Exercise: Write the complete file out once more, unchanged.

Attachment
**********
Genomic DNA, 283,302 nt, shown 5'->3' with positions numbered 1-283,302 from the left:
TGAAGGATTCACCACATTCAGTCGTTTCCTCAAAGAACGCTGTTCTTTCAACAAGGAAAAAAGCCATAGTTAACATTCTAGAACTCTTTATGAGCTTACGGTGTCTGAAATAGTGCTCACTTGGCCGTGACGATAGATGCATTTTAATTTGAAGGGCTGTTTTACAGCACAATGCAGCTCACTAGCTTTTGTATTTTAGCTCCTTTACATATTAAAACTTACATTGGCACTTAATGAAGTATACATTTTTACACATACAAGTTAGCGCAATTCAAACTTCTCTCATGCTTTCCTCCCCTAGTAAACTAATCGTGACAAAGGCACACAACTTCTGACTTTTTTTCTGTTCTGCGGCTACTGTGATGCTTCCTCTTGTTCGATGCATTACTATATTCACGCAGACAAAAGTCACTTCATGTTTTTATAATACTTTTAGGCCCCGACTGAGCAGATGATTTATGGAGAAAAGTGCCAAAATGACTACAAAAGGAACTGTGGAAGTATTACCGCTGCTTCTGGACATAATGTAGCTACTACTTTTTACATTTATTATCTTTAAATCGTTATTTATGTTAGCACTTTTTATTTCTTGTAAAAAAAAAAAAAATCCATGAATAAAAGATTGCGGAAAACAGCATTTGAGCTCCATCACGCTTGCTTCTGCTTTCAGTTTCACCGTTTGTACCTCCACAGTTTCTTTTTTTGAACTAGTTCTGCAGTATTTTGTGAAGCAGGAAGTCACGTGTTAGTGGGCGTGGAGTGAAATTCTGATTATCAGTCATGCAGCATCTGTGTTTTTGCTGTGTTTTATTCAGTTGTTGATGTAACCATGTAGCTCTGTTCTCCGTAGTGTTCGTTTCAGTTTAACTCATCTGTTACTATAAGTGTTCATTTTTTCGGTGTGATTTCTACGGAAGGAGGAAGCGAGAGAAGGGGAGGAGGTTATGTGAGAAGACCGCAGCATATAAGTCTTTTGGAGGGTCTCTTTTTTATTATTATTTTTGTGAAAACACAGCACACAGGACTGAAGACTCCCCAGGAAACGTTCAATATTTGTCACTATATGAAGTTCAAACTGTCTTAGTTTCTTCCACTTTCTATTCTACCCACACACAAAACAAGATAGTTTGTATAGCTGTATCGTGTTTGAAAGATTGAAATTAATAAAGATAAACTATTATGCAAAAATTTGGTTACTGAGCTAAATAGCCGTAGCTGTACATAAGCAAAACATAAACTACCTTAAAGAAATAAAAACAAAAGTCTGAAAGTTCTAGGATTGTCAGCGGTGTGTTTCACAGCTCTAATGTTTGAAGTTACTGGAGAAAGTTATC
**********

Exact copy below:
Genomic DNA, 283,302 nt, shown 5'->3' with positions numbered 1-283,302 from the left:
TGAAGGATTCACCACATTCAGTCGTTTCCTCAAAGAACGCTGTTCTTTCAACAAGGAAAAAAGCCATAGTTAACATTCTAGAACTCTTTATGAGCTTACGGTGTCTGAAATAGTGCTCACTTGGCCGTGACGATAGATGCATTTTAATTTGAAGGGCTGTTTTACAGCACAATGCAGCTCACTAGCTTTTGTATTTTAGCTCCTTTACATATTAAAACTTACATTGGCACTTAATGAAGTATACATTTTTACACATACAAGTTAGCGCAATTCAAACTTCTCTCATGCTTTCCTCCCCTAGTAAACTAATCGTGACAAAGGCACACAACTTCTGACTTTTTTTCTGTTCTGCGGCTACTGTGATGCTTCCTCTTGTTCGATGCATTACTATATTCACGCAGACAAAAGTCACTTCATGTTTTTATAATACTTTTAGGCCCCGACTGAGCAGATGATTTATGGAGAAAAGTGCCAAAATGACTACAAAAGGAACTGTGGAAGTATTACCGCTGCTTCTGGACATAATGTAGCTACTACTTTTTACATTTATTATCTTTAAATCGTTATTTATGTTAGCACTTTTTATTTCTTGTAAAAAAAAAAAAAATCCATGAATAAAAGATTGCGGAAAACAGCATTTGAGCTCCATCACGCTTGCTTCTGCTTTCAGTTTCACCGTTTGTACCTCCACAGTTTCTTTTTTTGAACTAGTTCTGCAGTATTTTGTGAAGCAGGAAGTCACGTGTTAGTGGGCGTGGAGTGAAATTCTGATTATCAGTCATGCAGCATCTGTGTTTTTGCTGTGTTTTATTCAGTTGTTGATGTAACCATGTAGCTCTGTTCTCCGTAGTGTTCGTTTCAGTTTAACTCATCTGTTACTATAAGTGTTCATTTTTTCGGTGTGATTTCTACGGAAGGAGGAAGCGAGAGAAGGGGAGGAGGTTATGTGAGAAGACCGCAGCATATAAGTCTTTTGGAGGGTCTCTTTTTTATTATTATTTTTGTGAAAACACAGCACACAGGACTGAAGACTCCCCAGGAAACGTTCAATATTTGTCACTATATGAAGTTCAAACTGTCTTAGTTTCTTCCACTTTCTATTCTACCCACACACAAAACAAGATAGTTTGTATAGCTGTATCGTGTTTGAAAGATTGAAATTAATAAAGATAAACTATTATGCAAAAATTTGGTTACTGAGCTAAATAGCCGTAGCTGTACATAAGCAAAACATAAACTACCTTAAAGAAATAAAAACAAAAGTCTGAAAGTTCTAGGATTGTCAGCGGTGTGTTTCACAGCTCTAATGTTTGAAGTTACTGGAGAAAGTTATC